How Innovation Becomes Infectious

As Osmotic Innovators, we want innovation to become something that spreads throughout an organization.  Here, Jeffrey Phillips compares an innovative organization to a virus that our “body” (think corporate culture) accepts.

Innovative or not: the iPod

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Every so often we plan to take a look at a new or iconic product to evaluate the innovation (or lack thereof) behind it. One of us will argue for good, one for bad, and the third will make a final judgement.

Have a suggestion for what we should do next or disagree with our assessments? Have your say in the comments.

This week the iPod comes under our microscope:

Innovative: Innovation is different from invention in that innovation always has a goal (often commercial).  One can invent for the sake of invention but you cannot innovate for the sake of innovation, the activity is not the goal.  Because of this I class the iPod as one of the best innovations in the electronics sector for the past 20 years.  People can claim that the iPod was just another mp3 player and that it wasn’t novel enough to really be considered innovative.  I argue that the iPod was not just another mp3 player, upon launch it became THE mp3 player, very rapidly and in such a definitive way that we don’t even use the term mp3 player any more.  You have to realize that this was the goal all along, but it was also the goal of all those other awful mp3 players we have long since forgotten about.  When we look back in awe at the innovative efforts of the Wright brothers we don’t let all those crazy nineteenth century flying machines that fell from cliffs and plummeted from the sky before them detract from the magnitude of their achievement.  Those broken wings and burned parachutes were the detritus of the inventions that lead to the innovation of flight, just as the IXI and MPMan lead to the iPod.  The presence of inventions that failed to meet the innovation goal does not detract from the invention that does.  Did iPod meet its goal?  300 million units and counting say’s yes.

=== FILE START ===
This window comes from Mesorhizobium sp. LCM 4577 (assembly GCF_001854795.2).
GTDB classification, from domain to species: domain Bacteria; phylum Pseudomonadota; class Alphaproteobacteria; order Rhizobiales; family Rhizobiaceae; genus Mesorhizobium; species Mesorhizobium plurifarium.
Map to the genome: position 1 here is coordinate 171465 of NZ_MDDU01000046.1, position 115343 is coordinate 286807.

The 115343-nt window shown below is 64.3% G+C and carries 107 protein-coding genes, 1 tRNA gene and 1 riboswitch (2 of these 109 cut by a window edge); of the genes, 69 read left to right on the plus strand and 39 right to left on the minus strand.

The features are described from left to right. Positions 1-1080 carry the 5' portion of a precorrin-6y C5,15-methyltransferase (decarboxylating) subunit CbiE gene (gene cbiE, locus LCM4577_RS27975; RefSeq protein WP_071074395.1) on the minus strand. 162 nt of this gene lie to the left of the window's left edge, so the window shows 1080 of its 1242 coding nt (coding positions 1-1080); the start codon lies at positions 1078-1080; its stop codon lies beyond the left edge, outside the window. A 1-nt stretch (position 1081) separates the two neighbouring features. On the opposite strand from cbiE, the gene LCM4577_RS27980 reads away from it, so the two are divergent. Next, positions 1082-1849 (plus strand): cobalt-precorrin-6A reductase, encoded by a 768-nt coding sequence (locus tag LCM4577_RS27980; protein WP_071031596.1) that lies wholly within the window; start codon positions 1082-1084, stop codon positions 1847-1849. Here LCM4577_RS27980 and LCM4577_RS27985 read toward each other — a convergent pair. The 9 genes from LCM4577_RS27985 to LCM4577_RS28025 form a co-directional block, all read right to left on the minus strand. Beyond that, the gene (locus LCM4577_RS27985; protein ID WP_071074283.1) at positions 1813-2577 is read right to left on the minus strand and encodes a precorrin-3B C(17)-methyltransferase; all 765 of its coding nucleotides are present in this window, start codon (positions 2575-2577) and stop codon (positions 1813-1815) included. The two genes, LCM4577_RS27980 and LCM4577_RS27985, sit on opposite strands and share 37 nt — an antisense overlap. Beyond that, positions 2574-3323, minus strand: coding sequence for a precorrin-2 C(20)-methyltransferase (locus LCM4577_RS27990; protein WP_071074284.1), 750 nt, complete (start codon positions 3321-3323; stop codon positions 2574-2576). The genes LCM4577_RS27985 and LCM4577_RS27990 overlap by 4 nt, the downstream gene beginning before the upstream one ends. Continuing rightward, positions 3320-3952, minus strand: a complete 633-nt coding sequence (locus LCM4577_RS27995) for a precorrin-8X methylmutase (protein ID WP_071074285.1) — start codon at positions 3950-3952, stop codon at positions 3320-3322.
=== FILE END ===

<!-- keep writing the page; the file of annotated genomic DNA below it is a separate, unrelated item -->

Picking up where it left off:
Not: Arguing that the iPod is not innovative is akin to telling people that the sky isn’t blue – any argument you make is likely to be heard with a measure of skepticism. The iPod did transform Apple into one of the worlds’ great companies. However, I don’t think that is because the iPod itself was innovative. Why?

  1. When the iPod was unveiled in 2001 it wasn’t even in the first wave of digital music players. Beating it to the market were the Audio Highway Listen Up, the Diamond Rio, the iAUDIO, and numerous others. Compared to predecessors the iPod didn’t have more storage capacity, had less flexibility for file playback, and was compatible only on Macintosh systems.
  2. Subsequent launches of iPod didn’t contain ‘new’ features – for example the first mp3 player with video was the Archos Jukebox Multimedia in 2002 (Apple didn’t add this feature until 2004). Even the iPhone was launched 6 years after mp3 playback was first added to phones!
  3. The iPod relies on the iTunes store. Rather than giving consumers freedom to do whatever they want with their music player it actually gave them less.

Despite these failures in technical improvement the iPod has been successful because it was designed, launched, and marketed differently than its less successful brethren. The creation of the iTunes universe to go along with the beautiful and simple design of the iPod was a success in marketing and consumer engagement that allowed ‘iPod’ to become synonymous with ‘mp3 player’.

Judgement: Considering the arguments both for and against, I will confess that telling me the iPod is not innovative will certainly make me look at you with skepticism.  Even though I agree it was not the first portable music player and did require some fine tuning, it has become known as THE only portable music device one should own today.  Apple quickly identified its weaknesses and the versions released thereafter clearly addressed the consumer needs (e.g.: small size, large storage capacity, and easy user interface).  As the proud owner of an iPod, I do not feel any limitations of having to purchase music only from iTunes.  In fact, I see it as a huge convenience in its ability to download a song and immediately place it into your iPod.  Therefore, the winner is…..Innovative!